Bolivia launched the BOL-110 Integrated System for Citizen Security in August 2019. Six hundred facial recognition cameras were added to the more than 2,000 surveillance units already installed in the streets, in addition to patrols, and drones. Bolivian authorities will also use high-tech communications equipment to counter crime and obtain information about the population.
In its first phase, the BOL-110 system will be in service around the clock daily in the municipalities of La Paz and El Alto. The program anticipates that the system will be active in every police command nationwide by the end of 2019, to coordinate operations in real time using a codified communications system. “For the second phase, the government intends to acquire an additional 840 security cameras that will enable vehicle license plate verification,” Bolivian Vice Minister of Citizen Security Wilfredo Chávez told Radio Comunidad Bolivia.
The system’s installation required the construction of the Command and Control National Center in La Paz. The China National Electronics Service Company Limited developed the project worth more than $105 million, said Bolivian newspaper Opinión.
“We are implementing artificial intelligence to counter crime,” Bolivian President Evo Morales told the press at the inauguration of BOL-110.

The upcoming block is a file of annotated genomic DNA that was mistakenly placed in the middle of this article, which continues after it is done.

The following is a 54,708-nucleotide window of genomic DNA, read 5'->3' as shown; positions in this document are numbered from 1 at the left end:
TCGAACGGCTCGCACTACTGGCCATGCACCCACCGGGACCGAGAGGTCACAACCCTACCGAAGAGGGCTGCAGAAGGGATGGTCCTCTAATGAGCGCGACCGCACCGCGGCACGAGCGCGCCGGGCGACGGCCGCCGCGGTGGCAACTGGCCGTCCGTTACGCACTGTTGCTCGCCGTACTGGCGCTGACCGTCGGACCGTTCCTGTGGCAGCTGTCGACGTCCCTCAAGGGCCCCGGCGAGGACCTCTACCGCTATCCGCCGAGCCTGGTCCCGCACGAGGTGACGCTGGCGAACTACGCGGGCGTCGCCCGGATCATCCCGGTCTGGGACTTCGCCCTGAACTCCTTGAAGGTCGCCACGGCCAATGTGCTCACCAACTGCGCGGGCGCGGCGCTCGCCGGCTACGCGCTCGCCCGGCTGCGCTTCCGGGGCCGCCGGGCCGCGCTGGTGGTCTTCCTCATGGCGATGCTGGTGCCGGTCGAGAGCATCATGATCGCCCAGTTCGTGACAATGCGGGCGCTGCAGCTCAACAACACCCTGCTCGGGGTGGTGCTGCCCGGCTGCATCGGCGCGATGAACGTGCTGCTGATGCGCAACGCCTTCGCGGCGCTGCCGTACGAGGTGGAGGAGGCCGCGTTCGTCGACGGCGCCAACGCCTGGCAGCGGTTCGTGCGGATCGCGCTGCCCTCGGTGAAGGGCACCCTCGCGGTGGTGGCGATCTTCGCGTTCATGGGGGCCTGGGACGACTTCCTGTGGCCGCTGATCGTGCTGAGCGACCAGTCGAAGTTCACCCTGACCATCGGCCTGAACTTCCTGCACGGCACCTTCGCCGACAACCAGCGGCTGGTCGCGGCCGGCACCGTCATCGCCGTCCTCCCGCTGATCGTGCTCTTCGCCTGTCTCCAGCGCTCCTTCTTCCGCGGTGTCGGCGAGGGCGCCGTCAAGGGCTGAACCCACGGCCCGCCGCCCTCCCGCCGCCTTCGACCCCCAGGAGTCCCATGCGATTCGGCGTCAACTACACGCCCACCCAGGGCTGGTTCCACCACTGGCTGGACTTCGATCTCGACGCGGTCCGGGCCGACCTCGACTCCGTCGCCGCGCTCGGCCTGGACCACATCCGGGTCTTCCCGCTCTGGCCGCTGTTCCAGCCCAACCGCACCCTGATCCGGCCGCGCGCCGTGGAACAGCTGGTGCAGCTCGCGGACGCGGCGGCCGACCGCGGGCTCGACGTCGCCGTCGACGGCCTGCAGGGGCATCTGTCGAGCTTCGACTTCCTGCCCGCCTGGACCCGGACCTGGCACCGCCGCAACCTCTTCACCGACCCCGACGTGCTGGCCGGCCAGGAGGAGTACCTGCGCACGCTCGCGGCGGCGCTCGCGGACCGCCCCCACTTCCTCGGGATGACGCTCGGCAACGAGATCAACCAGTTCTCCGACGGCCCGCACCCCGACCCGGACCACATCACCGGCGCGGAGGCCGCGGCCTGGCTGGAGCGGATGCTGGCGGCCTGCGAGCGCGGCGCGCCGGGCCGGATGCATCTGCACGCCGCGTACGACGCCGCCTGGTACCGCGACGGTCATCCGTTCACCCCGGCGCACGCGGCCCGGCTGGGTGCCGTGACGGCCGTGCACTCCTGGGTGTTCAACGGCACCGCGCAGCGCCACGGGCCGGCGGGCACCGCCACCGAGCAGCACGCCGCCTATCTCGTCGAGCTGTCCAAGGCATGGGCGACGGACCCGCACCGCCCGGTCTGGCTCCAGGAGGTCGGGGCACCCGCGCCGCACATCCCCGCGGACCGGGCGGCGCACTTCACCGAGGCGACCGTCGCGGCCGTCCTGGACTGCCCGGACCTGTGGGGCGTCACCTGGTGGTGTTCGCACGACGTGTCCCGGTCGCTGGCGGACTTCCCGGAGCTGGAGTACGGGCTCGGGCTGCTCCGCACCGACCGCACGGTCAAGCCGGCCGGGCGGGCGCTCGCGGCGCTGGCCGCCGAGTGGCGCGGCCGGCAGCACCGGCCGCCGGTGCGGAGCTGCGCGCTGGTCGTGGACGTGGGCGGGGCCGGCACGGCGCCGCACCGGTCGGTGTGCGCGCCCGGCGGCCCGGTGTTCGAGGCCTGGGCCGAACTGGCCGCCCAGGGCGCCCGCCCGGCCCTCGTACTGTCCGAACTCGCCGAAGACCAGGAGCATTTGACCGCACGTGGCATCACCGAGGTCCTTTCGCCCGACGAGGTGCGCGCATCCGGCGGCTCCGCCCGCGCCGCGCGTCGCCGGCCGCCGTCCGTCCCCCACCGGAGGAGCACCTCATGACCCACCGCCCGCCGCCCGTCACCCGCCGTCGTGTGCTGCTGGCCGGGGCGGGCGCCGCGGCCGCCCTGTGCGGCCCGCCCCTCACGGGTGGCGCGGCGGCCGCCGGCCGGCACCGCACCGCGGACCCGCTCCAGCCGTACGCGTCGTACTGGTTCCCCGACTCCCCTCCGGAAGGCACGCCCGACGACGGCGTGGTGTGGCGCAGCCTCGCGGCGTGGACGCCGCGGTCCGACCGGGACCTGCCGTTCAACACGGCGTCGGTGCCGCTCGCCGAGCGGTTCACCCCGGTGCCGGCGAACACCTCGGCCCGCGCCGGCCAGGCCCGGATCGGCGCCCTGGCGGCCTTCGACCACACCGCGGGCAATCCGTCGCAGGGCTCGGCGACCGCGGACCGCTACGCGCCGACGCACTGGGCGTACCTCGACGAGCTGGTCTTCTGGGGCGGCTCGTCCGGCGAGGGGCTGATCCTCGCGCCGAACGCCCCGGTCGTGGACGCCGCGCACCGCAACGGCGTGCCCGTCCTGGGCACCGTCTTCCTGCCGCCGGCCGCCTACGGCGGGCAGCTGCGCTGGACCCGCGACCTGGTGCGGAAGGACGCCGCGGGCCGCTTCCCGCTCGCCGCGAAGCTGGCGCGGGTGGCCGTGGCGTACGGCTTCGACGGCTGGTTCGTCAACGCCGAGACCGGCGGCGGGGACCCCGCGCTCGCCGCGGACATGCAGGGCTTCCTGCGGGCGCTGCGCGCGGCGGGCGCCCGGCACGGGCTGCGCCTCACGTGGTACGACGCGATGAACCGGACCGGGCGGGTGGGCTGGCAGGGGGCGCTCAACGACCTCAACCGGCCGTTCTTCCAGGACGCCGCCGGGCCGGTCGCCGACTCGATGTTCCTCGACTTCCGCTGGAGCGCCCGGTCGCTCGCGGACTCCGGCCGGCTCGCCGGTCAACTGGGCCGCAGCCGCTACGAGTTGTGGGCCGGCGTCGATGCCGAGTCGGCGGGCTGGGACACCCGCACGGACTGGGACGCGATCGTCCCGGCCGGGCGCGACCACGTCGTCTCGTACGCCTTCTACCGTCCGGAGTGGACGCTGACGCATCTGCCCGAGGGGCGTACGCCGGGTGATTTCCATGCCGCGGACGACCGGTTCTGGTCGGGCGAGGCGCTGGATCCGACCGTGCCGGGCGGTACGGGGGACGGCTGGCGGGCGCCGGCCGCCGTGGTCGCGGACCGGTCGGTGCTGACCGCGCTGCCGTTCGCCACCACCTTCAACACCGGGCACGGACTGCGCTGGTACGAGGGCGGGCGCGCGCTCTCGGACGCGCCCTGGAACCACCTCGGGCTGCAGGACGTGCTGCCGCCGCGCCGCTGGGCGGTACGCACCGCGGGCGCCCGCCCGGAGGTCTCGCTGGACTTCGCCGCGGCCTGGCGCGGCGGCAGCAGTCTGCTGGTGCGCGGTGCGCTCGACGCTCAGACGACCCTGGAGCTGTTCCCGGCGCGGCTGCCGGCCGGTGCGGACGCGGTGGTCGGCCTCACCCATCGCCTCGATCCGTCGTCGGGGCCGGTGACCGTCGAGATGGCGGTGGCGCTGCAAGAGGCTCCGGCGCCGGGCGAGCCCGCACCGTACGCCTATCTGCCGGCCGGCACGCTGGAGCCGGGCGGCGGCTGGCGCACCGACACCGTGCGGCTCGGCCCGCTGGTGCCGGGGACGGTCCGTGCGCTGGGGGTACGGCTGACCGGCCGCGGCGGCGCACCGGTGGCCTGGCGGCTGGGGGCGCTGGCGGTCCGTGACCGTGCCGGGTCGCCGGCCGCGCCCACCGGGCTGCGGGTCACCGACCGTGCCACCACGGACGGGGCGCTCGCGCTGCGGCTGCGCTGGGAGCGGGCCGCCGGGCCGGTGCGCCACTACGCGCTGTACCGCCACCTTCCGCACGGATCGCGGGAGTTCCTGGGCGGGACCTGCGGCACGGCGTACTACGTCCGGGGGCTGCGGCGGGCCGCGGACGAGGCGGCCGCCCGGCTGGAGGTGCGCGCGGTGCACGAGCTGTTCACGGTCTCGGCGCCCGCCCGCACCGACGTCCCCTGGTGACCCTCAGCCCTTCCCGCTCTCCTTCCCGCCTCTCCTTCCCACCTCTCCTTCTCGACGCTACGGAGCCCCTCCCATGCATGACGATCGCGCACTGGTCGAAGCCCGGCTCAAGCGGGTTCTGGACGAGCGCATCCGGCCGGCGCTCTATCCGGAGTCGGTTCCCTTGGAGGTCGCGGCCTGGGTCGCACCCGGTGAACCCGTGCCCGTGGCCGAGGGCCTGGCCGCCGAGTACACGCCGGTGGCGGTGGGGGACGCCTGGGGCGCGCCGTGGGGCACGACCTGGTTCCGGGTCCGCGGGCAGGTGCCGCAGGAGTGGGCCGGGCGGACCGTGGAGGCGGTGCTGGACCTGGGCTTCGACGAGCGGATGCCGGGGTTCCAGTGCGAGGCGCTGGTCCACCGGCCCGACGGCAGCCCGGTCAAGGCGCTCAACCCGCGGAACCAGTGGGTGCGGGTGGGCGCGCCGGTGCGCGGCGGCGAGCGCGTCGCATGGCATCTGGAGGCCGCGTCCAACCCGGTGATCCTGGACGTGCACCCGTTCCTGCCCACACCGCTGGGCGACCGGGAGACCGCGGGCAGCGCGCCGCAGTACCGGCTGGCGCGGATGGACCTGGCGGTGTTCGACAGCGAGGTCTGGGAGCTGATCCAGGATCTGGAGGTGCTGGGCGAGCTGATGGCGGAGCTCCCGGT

Facial recognition and digital surveillance might enable access to personal and confidential data, such as social media activity, photos and videos, addresses of places frequently visited, including users’ homes, medical records, political affiliations, and bank accounts, among others, said Colombian magazine Semana on April 5. “This information can help authorities control dissidents and obtain people’s information secretly,” Daniel Pou, researcher at the Latin American Social Sciences Institute in the Dominican Republic, told Diálogo.
“The goal of these systems is to have control, even if people feel harassed and observed. That’s what it’s all about, being in control,” Cesar Ortiz Anderson, head of the Peruvian Pro-Citizen Security Association, a nongovernmental organization (NGO) that guides communities in preventive security, told Diálogo. “The authorities can use these tools for repression, just like they do in China and other authoritarian countries.”
“BOL-110 will turn Bolivia into the safest country on the continent,” Bolivian Government Minister Carlos Romero told the press. However, the report The Rise of Digital Authoritarianism, issued by U.S.-based NGO Freedom House, says that some countries are moving toward digital authoritarianism, as they adopt the Chinese model of extensive censorship and automated surveillance systems.
In addition, Chinese companies that provide facial recognition technology and tools for data analysis to various governments will be able to use that information to Beijing’s advantage, the report says.